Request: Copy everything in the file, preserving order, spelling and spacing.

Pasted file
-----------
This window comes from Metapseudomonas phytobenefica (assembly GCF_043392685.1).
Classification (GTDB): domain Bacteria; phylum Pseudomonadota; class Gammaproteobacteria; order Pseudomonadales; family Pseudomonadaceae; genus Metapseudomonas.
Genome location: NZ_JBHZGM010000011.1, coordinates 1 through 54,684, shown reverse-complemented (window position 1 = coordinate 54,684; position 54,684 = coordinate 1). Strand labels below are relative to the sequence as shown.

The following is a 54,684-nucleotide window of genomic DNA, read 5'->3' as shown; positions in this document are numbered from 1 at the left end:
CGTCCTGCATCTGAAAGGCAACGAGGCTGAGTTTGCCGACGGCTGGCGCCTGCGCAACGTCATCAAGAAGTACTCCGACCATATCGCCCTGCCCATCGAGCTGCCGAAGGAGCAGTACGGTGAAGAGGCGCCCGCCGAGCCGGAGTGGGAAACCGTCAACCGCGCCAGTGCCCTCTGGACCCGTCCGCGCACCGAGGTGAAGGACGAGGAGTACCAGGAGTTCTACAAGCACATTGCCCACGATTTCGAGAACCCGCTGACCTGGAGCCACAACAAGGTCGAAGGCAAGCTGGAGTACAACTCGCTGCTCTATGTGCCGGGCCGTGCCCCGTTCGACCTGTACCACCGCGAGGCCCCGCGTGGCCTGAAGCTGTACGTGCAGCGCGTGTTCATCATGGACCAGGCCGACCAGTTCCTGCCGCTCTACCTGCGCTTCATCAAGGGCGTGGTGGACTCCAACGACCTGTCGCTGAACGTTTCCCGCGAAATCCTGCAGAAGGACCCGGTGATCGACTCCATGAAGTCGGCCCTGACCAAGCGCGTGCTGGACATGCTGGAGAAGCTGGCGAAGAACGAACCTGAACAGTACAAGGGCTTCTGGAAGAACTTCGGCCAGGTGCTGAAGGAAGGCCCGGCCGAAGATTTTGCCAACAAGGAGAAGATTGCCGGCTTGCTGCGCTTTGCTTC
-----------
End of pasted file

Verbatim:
This window comes from Metapseudomonas phytobenefica (assembly GCF_043392685.1).
Classification (GTDB): domain Bacteria; phylum Pseudomonadota; class Gammaproteobacteria; order Pseudomonadales; family Pseudomonadaceae; genus Metapseudomonas.
Genome location: NZ_JBHZGM010000011.1, coordinates 1 through 54,684, shown reverse-complemented (window position 1 = coordinate 54,684; position 54,684 = coordinate 1). Strand labels below are relative to the sequence as shown.

The following is a 54,684-nucleotide window of genomic DNA, read 5'->3' as shown; positions in this document are numbered from 1 at the left end:
CGTCCTGCATCTGAAAGGCAACGAGGCTGAGTTTGCCGACGGCTGGCGCCTGCGCAACGTCATCAAGAAGTACTCCGACCATATCGCCCTGCCCATCGAGCTGCCGAAGGAGCAGTACGGTGAAGAGGCGCCCGCCGAGCCGGAGTGGGAAACCGTCAACCGCGCCAGTGCCCTCTGGACCCGTCCGCGCACCGAGGTGAAGGACGAGGAGTACCAGGAGTTCTACAAGCACATTGCCCACGATTTCGAGAACCCGCTGACCTGGAGCCACAACAAGGTCGAAGGCAAGCTGGAGTACAACTCGCTGCTCTATGTGCCGGGCCGTGCCCCGTTCGACCTGTACCACCGCGAGGCCCCGCGTGGCCTGAAGCTGTACGTGCAGCGCGTGTTCATCATGGACCAGGCCGACCAGTTCCTGCCGCTCTACCTGCGCTTCATCAAGGGCGTGGTGGACTCCAACGACCTGTCGCTGAACGTTTCCCGCGAAATCCTGCAGAAGGACCCGGTGATCGACTCCATGAAGTCGGCCCTGACCAAGCGCGTGCTGGACATGCTGGAGAAGCTGGCGAAGAACGAACCTGAACAGTACAAGGGCTTCTGGAAGAACTTCGGCCAGGTGCTGAAGGAAGGCCCGGCCGAAGATTTTGCCAACAAGGAGAAGATTGCCGGCTTGCTGCGCTTTGCTTC